I'll try to keep this as simple as possible.
I enrolled at Full Sail University in summer 2017. For tuition costs, I intended to use a Florida Prepaid College Plan that my parents had set up for me, as well as my mom's Post 9/11 GI Bill benefits.
So, flash forward to when I drop out. Full Sail informed me that I would have to pay $5,625 for the first semester's tuition since I dropped out past a certain date. I don't know exactly HOW they did this, or exactly WHAT Florida Prepaid and the VA sent them, but semester one's tuition was paid for.
So then, I started getting checks in the mail. One check was from Full Sail themselves. It was a check for $8,693.81. Then, I started to receive other checks from the United States Treasury office. There were three checks for $75, and one check for $507.47 -- so $732.47 total. I deposited all of the checks into my savings account.
Sometime after the checks, I received a letter from the VA stating I owed them $150 for a refund on "supplies and books fees". So, I paid them $150 over the phone and never heard from them again.
So now, I've received in the mail two forms that are confusing the absolute $#!% out of me! They are the 1098-T (from Full Sail) and 1099-Q (from Florida Prepaid) forms.
So on the 1098-T, the only boxes that are checked out are 2 (tuition costs -- $5,625), 5 (scholarships/grants -- $3,375), and 8 is checked saying I'm at least a half-time student.
On the 1099-Q, 1 (gross distribution -- $10,903.81), 2 (earnings -- $4,064.33), and 3 (basis -- $6,839.48) are filled out, and "State" is marked in box 5.
So I fill out all of the questionnaire for the forms in TurboTax (which I have to use TurboTax Deluxe apparently for the 1099-Q form), and I end up seeing a federal refund of $829... I'm sorry, what?
I totally feel like I should be owing the government money since I technically received $8,694 of extra income on top of the $6,998 I made from working my part-time job.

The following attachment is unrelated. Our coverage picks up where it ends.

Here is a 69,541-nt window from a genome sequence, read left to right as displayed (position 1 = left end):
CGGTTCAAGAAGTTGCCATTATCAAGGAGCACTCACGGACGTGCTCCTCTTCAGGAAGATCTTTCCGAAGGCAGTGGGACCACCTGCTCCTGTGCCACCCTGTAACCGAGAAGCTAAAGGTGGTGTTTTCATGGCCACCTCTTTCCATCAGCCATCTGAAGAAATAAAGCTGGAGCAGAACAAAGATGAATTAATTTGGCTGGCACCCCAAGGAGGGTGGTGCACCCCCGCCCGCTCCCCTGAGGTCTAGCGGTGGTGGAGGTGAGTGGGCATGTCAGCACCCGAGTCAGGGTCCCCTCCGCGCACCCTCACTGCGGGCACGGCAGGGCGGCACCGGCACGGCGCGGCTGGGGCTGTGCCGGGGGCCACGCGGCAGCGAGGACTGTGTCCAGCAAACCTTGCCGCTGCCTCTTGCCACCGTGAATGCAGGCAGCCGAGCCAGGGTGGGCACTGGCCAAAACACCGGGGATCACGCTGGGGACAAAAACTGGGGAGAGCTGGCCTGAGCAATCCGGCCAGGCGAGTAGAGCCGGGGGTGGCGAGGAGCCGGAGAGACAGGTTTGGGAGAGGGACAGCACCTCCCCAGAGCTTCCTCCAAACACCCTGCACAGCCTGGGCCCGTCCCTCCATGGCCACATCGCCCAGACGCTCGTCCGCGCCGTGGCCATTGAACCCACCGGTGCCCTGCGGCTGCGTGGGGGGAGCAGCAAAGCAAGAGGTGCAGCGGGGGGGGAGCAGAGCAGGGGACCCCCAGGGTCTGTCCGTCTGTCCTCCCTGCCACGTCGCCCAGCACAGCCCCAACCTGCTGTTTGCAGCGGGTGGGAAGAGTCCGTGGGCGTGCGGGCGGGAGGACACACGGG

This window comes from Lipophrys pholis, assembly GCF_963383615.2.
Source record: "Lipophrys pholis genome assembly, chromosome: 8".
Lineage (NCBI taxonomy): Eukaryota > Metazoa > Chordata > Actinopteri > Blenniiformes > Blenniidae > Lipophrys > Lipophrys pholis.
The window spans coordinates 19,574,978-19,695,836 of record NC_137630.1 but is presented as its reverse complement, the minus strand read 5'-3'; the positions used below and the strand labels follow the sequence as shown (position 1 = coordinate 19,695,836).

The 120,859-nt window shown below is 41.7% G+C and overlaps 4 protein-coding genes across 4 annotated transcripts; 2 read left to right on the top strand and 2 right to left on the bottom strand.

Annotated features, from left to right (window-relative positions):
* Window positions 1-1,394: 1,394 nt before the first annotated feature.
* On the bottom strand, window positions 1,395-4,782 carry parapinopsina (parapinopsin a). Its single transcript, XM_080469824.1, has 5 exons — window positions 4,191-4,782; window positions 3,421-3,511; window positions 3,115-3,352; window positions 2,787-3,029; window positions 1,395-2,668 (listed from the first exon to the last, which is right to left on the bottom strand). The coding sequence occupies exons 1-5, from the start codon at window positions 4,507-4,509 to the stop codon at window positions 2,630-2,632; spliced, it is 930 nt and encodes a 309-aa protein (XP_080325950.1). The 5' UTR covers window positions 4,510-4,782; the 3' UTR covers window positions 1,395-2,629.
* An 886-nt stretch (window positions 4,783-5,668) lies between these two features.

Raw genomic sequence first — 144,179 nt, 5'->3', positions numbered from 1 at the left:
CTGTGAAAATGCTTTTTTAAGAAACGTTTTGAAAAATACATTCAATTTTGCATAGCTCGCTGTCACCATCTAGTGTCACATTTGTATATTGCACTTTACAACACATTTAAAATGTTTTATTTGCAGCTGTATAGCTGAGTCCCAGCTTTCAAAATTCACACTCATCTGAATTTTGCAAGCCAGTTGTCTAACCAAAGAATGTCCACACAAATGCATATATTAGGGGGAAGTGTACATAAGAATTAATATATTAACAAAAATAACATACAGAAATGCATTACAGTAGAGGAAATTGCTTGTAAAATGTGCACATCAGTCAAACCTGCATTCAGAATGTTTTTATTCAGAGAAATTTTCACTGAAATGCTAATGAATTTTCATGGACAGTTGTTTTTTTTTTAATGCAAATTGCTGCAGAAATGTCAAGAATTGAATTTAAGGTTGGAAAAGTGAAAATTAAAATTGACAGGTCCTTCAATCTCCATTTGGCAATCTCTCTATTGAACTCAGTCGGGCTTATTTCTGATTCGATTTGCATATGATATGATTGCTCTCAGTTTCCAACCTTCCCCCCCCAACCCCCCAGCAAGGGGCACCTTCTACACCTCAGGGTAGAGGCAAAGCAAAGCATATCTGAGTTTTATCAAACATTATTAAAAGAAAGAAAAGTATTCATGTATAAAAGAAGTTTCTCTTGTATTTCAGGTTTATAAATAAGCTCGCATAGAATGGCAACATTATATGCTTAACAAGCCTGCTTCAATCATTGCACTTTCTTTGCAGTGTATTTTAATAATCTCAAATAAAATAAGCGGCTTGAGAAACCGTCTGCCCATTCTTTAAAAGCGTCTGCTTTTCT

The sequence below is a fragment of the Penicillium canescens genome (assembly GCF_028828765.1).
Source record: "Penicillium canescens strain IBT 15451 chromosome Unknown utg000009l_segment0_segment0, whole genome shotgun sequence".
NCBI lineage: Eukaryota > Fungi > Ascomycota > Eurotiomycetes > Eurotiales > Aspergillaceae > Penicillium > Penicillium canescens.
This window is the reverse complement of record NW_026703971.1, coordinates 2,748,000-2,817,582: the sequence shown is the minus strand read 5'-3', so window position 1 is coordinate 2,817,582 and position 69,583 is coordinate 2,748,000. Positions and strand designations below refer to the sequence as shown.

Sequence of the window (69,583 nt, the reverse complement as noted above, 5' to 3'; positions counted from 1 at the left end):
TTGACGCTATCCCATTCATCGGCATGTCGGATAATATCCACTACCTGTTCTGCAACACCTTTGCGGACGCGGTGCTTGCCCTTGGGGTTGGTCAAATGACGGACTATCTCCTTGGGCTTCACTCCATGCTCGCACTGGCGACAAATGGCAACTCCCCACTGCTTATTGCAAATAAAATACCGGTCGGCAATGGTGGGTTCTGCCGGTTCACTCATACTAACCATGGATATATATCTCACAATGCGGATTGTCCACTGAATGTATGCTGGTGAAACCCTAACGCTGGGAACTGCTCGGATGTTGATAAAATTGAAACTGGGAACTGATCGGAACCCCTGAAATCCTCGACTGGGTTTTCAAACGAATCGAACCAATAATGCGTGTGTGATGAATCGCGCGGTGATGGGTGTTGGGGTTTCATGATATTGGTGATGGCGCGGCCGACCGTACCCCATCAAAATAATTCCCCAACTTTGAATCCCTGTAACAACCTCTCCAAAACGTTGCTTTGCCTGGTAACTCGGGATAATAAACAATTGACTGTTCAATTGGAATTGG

While filling out the questions for the 1099-Q, TurboTax asked me if "recieved a refund for qualified higher education expenses, such as tuition reimbursement for a dropped class", and I clicked "yes" because... did I not recieve a refund from Full Sail for the money they took from Florida Prepaid? I mean, the 1099-Q indicates that I had $10,903.81 total. I received $8,693.81 back from Full Sail. So Full Sail used $2,210 to pay for the $5,625 of tuition costs, which leaves $3,415 up in the air. So, why am I not being taxed for the money that I got back from Full Sail???
Perhaps what confuses me the most is that my 1098-T form indicates I received $3,375 for scholarships. I was NEVER informed by Full Sail that I had received a scholarship, although I applied for two: one that was $1,000, and one that was up to $4,000...
I am beyond confused and I don't know what to do. Should I just skip TurboTax and seek out a real life tax advisor?
You do need to be sure you understand what transpired. Perhaps speaking with the administration at Full Sail would help.
If the tuition was 5,625 and you got a scholarship for 3,375 that means they kept 2,250 of your prepaid college distribution.
You took a 10,903.81 distribution, Full Sail kept 2,250, so you need to claim 8,653.81, but the tax on that distribution is based on what was earnings, not the full distribution. It is also possible to use some of the fees towards a credit and then pay the tax on more of the distribution if it results in a higher refund or lower tax liability.
If you received 582.47 (732.47 - 150.00) from the GI Bill, that would need to be accounted for, although it would not be taxed. You would need to find out from the VA if these funds were restricted to tuition use only, or if you were allowed to use it for other living expenses.
You can still use TurboTax for your return, but you do need to be clear about who paid what. Even if you go to a Brick & Mortar accounting office, they will need to know the answers to these question.
IRS Pub has a lot of good examples about how you can report tuition, tax-free assistance and distributions to get the best results. Click the link below and read chapter 7.